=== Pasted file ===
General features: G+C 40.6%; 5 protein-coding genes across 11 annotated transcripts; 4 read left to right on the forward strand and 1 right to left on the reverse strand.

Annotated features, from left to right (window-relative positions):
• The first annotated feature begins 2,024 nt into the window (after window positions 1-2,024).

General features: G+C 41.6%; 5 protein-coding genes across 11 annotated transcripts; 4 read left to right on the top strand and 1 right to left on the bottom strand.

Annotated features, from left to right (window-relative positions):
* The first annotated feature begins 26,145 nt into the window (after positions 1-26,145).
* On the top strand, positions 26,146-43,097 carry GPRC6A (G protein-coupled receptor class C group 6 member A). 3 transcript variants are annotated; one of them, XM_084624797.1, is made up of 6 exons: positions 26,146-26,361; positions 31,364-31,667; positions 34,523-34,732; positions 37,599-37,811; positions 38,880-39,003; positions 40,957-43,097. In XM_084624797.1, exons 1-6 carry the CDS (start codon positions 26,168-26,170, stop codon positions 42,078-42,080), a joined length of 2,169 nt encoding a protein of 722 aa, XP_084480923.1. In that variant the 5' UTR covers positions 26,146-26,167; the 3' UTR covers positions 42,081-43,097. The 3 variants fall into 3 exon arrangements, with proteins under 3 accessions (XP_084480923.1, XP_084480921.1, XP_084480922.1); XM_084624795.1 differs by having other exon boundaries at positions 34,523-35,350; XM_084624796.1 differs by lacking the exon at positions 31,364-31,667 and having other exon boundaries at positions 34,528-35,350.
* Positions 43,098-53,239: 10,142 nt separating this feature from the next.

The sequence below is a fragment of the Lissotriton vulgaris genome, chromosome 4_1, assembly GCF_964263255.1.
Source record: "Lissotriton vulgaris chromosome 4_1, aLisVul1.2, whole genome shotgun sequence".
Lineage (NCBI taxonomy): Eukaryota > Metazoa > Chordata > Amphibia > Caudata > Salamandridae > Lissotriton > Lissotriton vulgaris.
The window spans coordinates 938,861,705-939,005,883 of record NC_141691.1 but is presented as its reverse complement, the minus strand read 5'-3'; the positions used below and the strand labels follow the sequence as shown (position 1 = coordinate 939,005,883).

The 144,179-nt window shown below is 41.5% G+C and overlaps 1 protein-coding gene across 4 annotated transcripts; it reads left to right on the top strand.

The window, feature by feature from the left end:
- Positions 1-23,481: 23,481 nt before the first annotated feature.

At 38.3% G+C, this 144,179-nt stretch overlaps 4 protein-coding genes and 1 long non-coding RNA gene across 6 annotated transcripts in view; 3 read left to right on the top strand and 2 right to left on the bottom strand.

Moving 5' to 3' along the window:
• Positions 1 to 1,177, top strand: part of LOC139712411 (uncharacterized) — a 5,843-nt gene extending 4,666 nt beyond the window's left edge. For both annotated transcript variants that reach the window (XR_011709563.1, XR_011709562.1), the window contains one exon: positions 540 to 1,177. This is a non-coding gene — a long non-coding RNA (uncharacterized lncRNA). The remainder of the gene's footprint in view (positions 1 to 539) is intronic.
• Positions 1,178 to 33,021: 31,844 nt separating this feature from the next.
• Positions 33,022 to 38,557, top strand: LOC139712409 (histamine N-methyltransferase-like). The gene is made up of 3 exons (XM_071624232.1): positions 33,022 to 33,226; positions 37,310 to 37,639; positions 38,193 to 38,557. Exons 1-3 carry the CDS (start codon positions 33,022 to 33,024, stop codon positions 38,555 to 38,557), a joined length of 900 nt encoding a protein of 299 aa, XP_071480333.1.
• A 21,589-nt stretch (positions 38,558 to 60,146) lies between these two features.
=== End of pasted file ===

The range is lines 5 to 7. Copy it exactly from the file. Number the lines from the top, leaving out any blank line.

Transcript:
Annotated features, from left to right (window-relative positions):
* The first annotated feature begins 26,145 nt into the window (after positions 1-26,145).
* On the top strand, positions 26,146-43,097 carry GPRC6A (G protein-coupled receptor class C group 6 member A). 3 transcript variants are annotated; one of them, XM_084624797.1, is made up of 6 exons: positions 26,146-26,361; positions 31,364-31,667; positions 34,523-34,732; positions 37,599-37,811; positions 38,880-39,003; positions 40,957-43,097. In XM_084624797.1, exons 1-6 carry the CDS (start codon positions 26,168-26,170, stop codon positions 42,078-42,080), a joined length of 2,169 nt encoding a protein of 722 aa, XP_084480923.1. In that variant the 5' UTR covers positions 26,146-26,167; the 3' UTR covers positions 42,081-43,097. The 3 variants fall into 3 exon arrangements, with proteins under 3 accessions (XP_084480923.1, XP_084480921.1, XP_084480922.1); XM_084624795.1 differs by having other exon boundaries at positions 34,523-35,350; XM_084624796.1 differs by lacking the exon at positions 31,364-31,667 and having other exon boundaries at positions 34,528-35,350.